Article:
This article is more than 8 years old

White Paper reforms will reach into Wales, whether welcome or not

With a White Paper in England and a Bill now before the UK Parliament, David Morris asks what the implications are for Welsh higher education and its own debate about the future of its sector.
This article is more than 8 years old

David Morris is the Vice Chancellor's policy adviser at the University of Greenwich and former Deputy Editor of Wonkhe. He writes in a personal capacity.

Since the publication of the White Paper, wonks across the whole of the UK have been analysing its implications. As is often the case with policymaking, the impact on the devolved nations has been relatively unexamined so far. Three areas will need to be directly considered: the TEF, creation of UKRI, and the new requirements to publish admissions data. However, there will also be indirect consequences as the regulatory regimes in England and the rest of the UK continue to diverge.

A multitude of influencing factors has led to a great deal being up for grabs in Welsh higher education policy. A new Labour government has been formed – despite some obstacles. It includes the surprise appointment of Kirsty Williams, the sole Liberal Democrat AM, as cabinet member for education. The first thing to cross her desk is the long awaited Diamond Review of Welsh higher education.

Tuition subsidies for Welsh students are likely to be cut after extensive disquiet about Welsh government money crossing the border. Labour’s manifesto promised to adopt the outcomes of Diamond, but one wonders just how much the Liberal Democrats wish to be made responsible for a post-election rise in tuition fees once again.

The passage of the Higher Education and Research Bill will leave Wales as the only place where large parts of the 1992 Further and Higher Education Act remain in force. HEFCW was founded by that act (preempting devolution by five years), but Labour’s manifesto and the Hazlekorn Review propose abolishing the council and introducing a single funding council that covers further and higher education together. The funding outcomes of Diamond might also point towards a new model for regulation, although an Act modifying HEFCW’s powers was passed only last year. That Act also included restrictions on alternative providers entering the market.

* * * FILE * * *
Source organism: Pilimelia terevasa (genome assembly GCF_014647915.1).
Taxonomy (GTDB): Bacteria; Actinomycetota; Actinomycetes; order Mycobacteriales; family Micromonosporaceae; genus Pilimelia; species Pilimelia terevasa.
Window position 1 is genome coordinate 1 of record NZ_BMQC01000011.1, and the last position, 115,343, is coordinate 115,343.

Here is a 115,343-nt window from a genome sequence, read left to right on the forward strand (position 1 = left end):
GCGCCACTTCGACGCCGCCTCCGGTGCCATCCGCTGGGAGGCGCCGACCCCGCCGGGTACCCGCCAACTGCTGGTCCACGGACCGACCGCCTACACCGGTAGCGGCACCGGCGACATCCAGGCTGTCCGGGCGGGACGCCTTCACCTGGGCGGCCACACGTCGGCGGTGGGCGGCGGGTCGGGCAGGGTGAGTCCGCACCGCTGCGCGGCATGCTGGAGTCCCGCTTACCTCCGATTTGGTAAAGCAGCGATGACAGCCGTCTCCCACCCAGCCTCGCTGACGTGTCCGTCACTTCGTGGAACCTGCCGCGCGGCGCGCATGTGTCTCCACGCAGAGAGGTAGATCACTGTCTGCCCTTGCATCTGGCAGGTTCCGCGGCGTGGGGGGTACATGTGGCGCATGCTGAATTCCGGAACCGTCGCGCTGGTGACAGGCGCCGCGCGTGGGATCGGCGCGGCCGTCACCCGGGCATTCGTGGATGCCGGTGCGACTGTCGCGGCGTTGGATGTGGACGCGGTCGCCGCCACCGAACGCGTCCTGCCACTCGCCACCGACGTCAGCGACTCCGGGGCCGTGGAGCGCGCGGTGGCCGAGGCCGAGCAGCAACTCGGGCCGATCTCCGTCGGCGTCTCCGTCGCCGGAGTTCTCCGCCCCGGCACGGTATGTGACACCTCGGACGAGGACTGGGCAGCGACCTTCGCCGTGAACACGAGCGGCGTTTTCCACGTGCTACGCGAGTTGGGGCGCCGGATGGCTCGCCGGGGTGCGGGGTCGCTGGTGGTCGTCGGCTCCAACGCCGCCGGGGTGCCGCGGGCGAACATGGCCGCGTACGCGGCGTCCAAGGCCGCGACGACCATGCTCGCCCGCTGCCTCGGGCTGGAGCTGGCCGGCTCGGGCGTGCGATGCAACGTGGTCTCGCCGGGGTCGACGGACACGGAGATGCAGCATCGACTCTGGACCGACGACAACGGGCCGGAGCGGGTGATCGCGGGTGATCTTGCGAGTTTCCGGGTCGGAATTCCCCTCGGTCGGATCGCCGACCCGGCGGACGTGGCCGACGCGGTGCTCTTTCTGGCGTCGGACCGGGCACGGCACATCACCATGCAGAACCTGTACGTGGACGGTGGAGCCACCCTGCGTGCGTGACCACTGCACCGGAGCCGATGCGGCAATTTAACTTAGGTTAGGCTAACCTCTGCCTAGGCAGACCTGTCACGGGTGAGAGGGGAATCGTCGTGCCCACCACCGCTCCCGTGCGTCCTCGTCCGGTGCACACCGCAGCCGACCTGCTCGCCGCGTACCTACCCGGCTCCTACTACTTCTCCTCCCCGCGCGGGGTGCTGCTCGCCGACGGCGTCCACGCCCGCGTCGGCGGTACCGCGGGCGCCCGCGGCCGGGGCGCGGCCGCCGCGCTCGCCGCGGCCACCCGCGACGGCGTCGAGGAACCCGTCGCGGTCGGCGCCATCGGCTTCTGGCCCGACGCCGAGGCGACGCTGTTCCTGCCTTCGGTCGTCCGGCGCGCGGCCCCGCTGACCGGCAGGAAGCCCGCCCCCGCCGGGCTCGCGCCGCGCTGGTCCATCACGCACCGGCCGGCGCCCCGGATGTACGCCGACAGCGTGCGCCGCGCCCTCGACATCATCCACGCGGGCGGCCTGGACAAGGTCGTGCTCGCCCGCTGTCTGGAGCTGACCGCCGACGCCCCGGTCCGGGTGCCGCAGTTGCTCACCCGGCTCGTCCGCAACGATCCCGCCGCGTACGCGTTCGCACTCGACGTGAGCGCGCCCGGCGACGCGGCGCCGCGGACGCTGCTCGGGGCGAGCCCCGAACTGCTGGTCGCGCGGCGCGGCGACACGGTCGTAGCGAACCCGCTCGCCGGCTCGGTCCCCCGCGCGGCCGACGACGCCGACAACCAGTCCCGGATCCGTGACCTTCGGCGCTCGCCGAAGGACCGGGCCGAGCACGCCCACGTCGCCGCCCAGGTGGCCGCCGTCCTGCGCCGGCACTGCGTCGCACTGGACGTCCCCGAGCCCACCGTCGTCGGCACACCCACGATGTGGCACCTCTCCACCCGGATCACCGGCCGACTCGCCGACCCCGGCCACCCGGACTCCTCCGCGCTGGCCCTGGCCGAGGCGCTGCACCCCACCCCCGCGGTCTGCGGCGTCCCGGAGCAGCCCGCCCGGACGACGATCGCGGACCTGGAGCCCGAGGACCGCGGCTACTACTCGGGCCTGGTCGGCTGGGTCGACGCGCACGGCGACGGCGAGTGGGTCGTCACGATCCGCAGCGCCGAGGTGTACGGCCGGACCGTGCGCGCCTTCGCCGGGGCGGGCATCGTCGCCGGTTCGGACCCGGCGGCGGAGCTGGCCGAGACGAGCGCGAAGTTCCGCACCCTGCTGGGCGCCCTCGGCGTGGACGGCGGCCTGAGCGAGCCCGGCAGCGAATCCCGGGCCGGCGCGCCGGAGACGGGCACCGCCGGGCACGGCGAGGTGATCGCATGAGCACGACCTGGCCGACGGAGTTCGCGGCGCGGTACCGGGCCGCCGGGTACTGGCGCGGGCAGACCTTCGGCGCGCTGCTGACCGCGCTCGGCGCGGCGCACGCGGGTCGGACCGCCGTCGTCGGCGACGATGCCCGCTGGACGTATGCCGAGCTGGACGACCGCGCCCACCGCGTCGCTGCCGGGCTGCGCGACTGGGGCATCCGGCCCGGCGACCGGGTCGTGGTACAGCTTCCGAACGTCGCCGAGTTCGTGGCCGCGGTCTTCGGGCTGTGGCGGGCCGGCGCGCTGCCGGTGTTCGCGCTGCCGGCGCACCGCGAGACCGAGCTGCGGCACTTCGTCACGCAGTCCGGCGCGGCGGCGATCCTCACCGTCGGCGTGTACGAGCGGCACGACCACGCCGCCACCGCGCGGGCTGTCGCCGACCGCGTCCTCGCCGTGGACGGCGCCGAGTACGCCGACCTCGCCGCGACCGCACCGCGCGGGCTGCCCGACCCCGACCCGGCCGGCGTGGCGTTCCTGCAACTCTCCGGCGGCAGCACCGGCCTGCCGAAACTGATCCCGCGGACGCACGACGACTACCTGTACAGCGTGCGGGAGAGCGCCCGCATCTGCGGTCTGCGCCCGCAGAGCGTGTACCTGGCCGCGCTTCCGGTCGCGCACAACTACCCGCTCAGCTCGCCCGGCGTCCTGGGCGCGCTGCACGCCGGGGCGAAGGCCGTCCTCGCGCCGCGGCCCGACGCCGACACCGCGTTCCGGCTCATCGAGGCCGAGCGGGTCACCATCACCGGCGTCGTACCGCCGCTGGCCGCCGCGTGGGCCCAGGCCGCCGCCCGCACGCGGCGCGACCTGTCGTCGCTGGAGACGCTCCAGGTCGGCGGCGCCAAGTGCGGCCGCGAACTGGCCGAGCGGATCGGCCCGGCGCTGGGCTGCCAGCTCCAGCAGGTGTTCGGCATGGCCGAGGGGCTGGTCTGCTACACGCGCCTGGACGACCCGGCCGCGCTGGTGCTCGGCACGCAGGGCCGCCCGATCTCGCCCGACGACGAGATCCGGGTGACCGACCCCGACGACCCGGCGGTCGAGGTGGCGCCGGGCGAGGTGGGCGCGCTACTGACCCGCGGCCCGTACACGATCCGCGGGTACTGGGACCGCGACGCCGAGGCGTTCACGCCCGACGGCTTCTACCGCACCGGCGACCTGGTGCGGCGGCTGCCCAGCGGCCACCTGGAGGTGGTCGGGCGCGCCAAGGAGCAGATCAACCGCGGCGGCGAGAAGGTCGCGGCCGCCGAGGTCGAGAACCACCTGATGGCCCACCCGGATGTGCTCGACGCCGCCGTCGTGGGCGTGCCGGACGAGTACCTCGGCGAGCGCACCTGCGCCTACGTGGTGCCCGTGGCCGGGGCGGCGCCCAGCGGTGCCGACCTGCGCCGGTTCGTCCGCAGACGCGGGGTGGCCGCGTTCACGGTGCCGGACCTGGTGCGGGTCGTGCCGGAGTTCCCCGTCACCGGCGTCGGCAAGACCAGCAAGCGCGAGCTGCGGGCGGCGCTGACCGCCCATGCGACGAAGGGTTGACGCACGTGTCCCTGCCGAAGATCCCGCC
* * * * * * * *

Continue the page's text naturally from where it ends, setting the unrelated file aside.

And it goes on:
It is likely that any new body (the suggested name, ‘Tertiary Education Authority’, has an unfortunate acronym) would continue to act as an ‘intermediary’ organisation in the manner of HEFCW and HEFCE, rather than taking the tougher regulatory role anticipated for the Office for Students in England. However, HEFCW’s current plans for quality are to take on proposals from HEFCE such as annual data-monitoring returns, but also to maintain 6-year reviews against baseline standards. Welsh universities have already expressed their concerns about this, nominally out of wanting to avoid ‘fragmentation’ with England, but perhaps also out of fear of over-regulation. However, some embarrassing episodes in the not-too-distant past have made the Welsh authorities keen to keep a lid on quality assurance.

Yet on top of this, Welsh universities are keen not to miss the boat when it comes to the TEF. The short timeframe of the technical consultation presents a problem for the sector which is currently preoccupied with the haggling over Diamond. Decisions about whether to participate and how this should impact the funding arrangements need to be made quickly.

Furthermore, the recommendations from Diamond are almost entirely based on looking at the English funding system which is about to be changed. Welsh institutions will not be able to fully assess the relative pros and cons of the TEF until they understand their own funding settlement and the outcomes of the TEF’s technical consultation. In both cases, the priority for Welsh institutions is to remain competitive and comparable with the English sector in funding, regulation and league tables, and they will settle for an outcome that gives the best deal on all these fronts.

There are also some choppy waters to be navigated in research. The Nurse Review recommended that a UK-wide single research body, which we now know to be UKRI, should engage in “regular dialogue” with the devolved governments, but was light on detail. There will be some nervousness in all the devolved nations about whether their representation and input into the new body will be marginal. Effective collaborative habits will need to be established straight away in order to avoid conflict in the future.

There is thus a great deal for Welsh higher education to consider in the coming months, and the detailed interactions between new regulators, funding structures, quality assurance, TEF and UKRI are almost impossible to predict. While the Welsh sector might be spared the more intrusive and direct regulation that looks likely in England, it is far from establishing its full independence from Westminster and Whitehall influence.

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